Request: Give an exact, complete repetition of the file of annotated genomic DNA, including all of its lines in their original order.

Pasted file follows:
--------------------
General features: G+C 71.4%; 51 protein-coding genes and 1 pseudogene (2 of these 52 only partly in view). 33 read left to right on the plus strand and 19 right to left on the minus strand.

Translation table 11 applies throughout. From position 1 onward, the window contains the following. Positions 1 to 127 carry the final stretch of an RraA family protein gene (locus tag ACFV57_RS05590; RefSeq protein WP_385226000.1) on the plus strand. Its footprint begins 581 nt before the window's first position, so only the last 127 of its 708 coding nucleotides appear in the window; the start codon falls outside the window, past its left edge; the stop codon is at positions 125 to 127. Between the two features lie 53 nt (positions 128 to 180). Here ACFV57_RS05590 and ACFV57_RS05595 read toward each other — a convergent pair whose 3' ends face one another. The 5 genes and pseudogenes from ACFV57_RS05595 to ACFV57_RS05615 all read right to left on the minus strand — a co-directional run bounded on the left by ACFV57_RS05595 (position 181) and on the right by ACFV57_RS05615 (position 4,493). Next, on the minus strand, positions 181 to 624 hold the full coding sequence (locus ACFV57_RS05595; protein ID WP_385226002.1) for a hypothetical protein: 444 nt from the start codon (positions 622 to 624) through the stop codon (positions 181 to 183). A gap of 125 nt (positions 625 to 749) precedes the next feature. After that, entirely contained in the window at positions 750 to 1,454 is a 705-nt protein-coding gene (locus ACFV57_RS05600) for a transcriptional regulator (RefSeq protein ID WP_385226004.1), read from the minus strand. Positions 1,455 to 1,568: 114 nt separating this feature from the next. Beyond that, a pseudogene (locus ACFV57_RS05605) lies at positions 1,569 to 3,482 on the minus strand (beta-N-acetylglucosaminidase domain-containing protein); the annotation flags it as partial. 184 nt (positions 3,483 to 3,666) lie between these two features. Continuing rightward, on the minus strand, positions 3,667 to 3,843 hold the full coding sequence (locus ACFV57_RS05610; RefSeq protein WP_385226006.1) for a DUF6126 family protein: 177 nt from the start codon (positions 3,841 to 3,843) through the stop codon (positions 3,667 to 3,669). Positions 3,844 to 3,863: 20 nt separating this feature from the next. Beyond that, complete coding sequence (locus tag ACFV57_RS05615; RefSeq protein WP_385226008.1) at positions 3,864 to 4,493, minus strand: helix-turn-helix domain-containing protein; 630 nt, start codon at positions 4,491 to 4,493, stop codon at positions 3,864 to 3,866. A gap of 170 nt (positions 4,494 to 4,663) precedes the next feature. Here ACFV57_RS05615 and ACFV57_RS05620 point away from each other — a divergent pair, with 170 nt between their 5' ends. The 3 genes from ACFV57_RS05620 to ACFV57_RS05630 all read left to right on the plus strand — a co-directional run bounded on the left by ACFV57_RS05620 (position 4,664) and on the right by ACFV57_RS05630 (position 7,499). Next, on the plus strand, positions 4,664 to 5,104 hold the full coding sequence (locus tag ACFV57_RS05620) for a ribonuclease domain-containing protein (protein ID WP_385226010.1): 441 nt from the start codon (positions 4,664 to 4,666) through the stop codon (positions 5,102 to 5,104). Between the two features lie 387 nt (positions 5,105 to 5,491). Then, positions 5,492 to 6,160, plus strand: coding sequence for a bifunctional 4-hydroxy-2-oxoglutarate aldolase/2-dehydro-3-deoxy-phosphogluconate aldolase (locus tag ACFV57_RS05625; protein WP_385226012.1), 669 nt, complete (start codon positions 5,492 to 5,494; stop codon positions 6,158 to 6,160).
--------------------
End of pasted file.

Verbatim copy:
General features: G+C 71.4%; 51 protein-coding genes and 1 pseudogene (2 of these 52 only partly in view). 33 read left to right on the plus strand and 19 right to left on the minus strand.

Translation table 11 applies throughout. From position 1 onward, the window contains the following. Positions 1 to 127 carry the final stretch of an RraA family protein gene (locus tag ACFV57_RS05590; RefSeq protein WP_385226000.1) on the plus strand. Its footprint begins 581 nt before the window's first position, so only the last 127 of its 708 coding nucleotides appear in the window; the start codon falls outside the window, past its left edge; the stop codon is at positions 125 to 127. Between the two features lie 53 nt (positions 128 to 180). Here ACFV57_RS05590 and ACFV57_RS05595 read toward each other — a convergent pair whose 3' ends face one another. The 5 genes and pseudogenes from ACFV57_RS05595 to ACFV57_RS05615 all read right to left on the minus strand — a co-directional run bounded on the left by ACFV57_RS05595 (position 181) and on the right by ACFV57_RS05615 (position 4,493). Next, on the minus strand, positions 181 to 624 hold the full coding sequence (locus ACFV57_RS05595; protein ID WP_385226002.1) for a hypothetical protein: 444 nt from the start codon (positions 622 to 624) through the stop codon (positions 181 to 183). A gap of 125 nt (positions 625 to 749) precedes the next feature. After that, entirely contained in the window at positions 750 to 1,454 is a 705-nt protein-coding gene (locus ACFV57_RS05600) for a transcriptional regulator (RefSeq protein ID WP_385226004.1), read from the minus strand. Positions 1,455 to 1,568: 114 nt separating this feature from the next. Beyond that, a pseudogene (locus ACFV57_RS05605) lies at positions 1,569 to 3,482 on the minus strand (beta-N-acetylglucosaminidase domain-containing protein); the annotation flags it as partial. 184 nt (positions 3,483 to 3,666) lie between these two features. Continuing rightward, on the minus strand, positions 3,667 to 3,843 hold the full coding sequence (locus ACFV57_RS05610; RefSeq protein WP_385226006.1) for a DUF6126 family protein: 177 nt from the start codon (positions 3,841 to 3,843) through the stop codon (positions 3,667 to 3,669). Positions 3,844 to 3,863: 20 nt separating this feature from the next. Beyond that, complete coding sequence (locus tag ACFV57_RS05615; RefSeq protein WP_385226008.1) at positions 3,864 to 4,493, minus strand: helix-turn-helix domain-containing protein; 630 nt, start codon at positions 4,491 to 4,493, stop codon at positions 3,864 to 3,866. A gap of 170 nt (positions 4,494 to 4,663) precedes the next feature. Here ACFV57_RS05615 and ACFV57_RS05620 point away from each other — a divergent pair, with 170 nt between their 5' ends. The 3 genes from ACFV57_RS05620 to ACFV57_RS05630 all read left to right on the plus strand — a co-directional run bounded on the left by ACFV57_RS05620 (position 4,664) and on the right by ACFV57_RS05630 (position 7,499). Next, on the plus strand, positions 4,664 to 5,104 hold the full coding sequence (locus tag ACFV57_RS05620) for a ribonuclease domain-containing protein (protein ID WP_385226010.1): 441 nt from the start codon (positions 4,664 to 4,666) through the stop codon (positions 5,102 to 5,104). Between the two features lie 387 nt (positions 5,105 to 5,491). Then, positions 5,492 to 6,160, plus strand: coding sequence for a bifunctional 4-hydroxy-2-oxoglutarate aldolase/2-dehydro-3-deoxy-phosphogluconate aldolase (locus tag ACFV57_RS05625; protein WP_385226012.1), 669 nt, complete (start codon positions 5,492 to 5,494; stop codon positions 6,158 to 6,160).